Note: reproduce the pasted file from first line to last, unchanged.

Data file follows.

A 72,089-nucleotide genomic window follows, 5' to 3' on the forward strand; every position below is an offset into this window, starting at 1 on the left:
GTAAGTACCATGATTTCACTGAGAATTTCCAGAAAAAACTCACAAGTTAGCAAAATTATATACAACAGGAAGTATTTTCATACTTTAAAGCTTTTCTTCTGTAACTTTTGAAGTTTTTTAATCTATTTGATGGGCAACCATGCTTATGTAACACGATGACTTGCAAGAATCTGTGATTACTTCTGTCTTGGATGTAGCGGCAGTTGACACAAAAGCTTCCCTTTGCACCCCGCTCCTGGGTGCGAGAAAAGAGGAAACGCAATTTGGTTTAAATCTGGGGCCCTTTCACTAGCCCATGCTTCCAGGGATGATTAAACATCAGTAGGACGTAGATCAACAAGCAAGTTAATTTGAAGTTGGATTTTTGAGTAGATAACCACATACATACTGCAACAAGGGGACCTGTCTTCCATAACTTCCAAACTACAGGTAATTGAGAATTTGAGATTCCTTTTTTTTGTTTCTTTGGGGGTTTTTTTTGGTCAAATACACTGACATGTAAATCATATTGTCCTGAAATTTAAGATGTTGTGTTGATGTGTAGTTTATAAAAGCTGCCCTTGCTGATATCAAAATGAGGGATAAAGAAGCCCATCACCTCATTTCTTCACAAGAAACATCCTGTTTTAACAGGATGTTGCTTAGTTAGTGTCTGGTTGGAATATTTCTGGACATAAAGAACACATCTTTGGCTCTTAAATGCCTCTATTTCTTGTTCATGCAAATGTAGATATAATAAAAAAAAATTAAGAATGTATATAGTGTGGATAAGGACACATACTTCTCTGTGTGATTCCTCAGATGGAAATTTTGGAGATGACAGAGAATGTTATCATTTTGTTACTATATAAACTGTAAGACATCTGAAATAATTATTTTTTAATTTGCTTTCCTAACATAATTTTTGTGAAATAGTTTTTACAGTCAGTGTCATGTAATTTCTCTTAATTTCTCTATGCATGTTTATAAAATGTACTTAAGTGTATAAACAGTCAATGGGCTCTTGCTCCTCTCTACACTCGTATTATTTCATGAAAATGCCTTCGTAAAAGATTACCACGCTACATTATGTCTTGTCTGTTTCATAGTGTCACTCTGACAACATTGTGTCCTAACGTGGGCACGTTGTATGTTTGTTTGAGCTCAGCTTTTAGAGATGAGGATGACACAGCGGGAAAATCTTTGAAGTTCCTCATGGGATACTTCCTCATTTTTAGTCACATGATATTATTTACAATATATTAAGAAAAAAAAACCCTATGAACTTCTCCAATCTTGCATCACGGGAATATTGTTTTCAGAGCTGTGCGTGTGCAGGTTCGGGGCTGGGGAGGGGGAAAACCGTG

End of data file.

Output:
A 72,089-nucleotide genomic window follows, 5' to 3' on the forward strand; every position below is an offset into this window, starting at 1 on the left:
GTAAGTACCATGATTTCACTGAGAATTTCCAGAAAAAACTCACAAGTTAGCAAAATTATATACAACAGGAAGTATTTTCATACTTTAAAGCTTTTCTTCTGTAACTTTTGAAGTTTTTTAATCTATTTGATGGGCAACCATGCTTATGTAACACGATGACTTGCAAGAATCTGTGATTACTTCTGTCTTGGATGTAGCGGCAGTTGACACAAAAGCTTCCCTTTGCACCCCGCTCCTGGGTGCGAGAAAAGAGGAAACGCAATTTGGTTTAAATCTGGGGCCCTTTCACTAGCCCATGCTTCCAGGGATGATTAAACATCAGTAGGACGTAGATCAACAAGCAAGTTAATTTGAAGTTGGATTTTTGAGTAGATAACCACATACATACTGCAACAAGGGGACCTGTCTTCCATAACTTCCAAACTACAGGTAATTGAGAATTTGAGATTCCTTTTTTTTGTTTCTTTGGGGGTTTTTTTTGGTCAAATACACTGACATGTAAATCATATTGTCCTGAAATTTAAGATGTTGTGTTGATGTGTAGTTTATAAAAGCTGCCCTTGCTGATATCAAAATGAGGGATAAAGAAGCCCATCACCTCATTTCTTCACAAGAAACATCCTGTTTTAACAGGATGTTGCTTAGTTAGTGTCTGGTTGGAATATTTCTGGACATAAAGAACACATCTTTGGCTCTTAAATGCCTCTATTTCTTGTTCATGCAAATGTAGATATAATAAAAAAAAATTAAGAATGTATATAGTGTGGATAAGGACACATACTTCTCTGTGTGATTCCTCAGATGGAAATTTTGGAGATGACAGAGAATGTTATCATTTTGTTACTATATAAACTGTAAGACATCTGAAATAATTATTTTTTAATTTGCTTTCCTAACATAATTTTTGTGAAATAGTTTTTACAGTCAGTGTCATGTAATTTCTCTTAATTTCTCTATGCATGTTTATAAAATGTACTTAAGTGTATAAACAGTCAATGGGCTCTTGCTCCTCTCTACACTCGTATTATTTCATGAAAATGCCTTCGTAAAAGATTACCACGCTACATTATGTCTTGTCTGTTTCATAGTGTCACTCTGACAACATTGTGTCCTAACGTGGGCACGTTGTATGTTTGTTTGAGCTCAGCTTTTAGAGATGAGGATGACACAGCGGGAAAATCTTTGAAGTTCCTCATGGGATACTTCCTCATTTTTAGTCACATGATATTATTTACAATATATTAAGAAAAAAAAACCCTATGAACTTCTCCAATCTTGCATCACGGGAATATTGTTTTCAGAGCTGTGCGTGTGCAGGTTCGGGGCTGGGGAGGGGGAAAACCGTG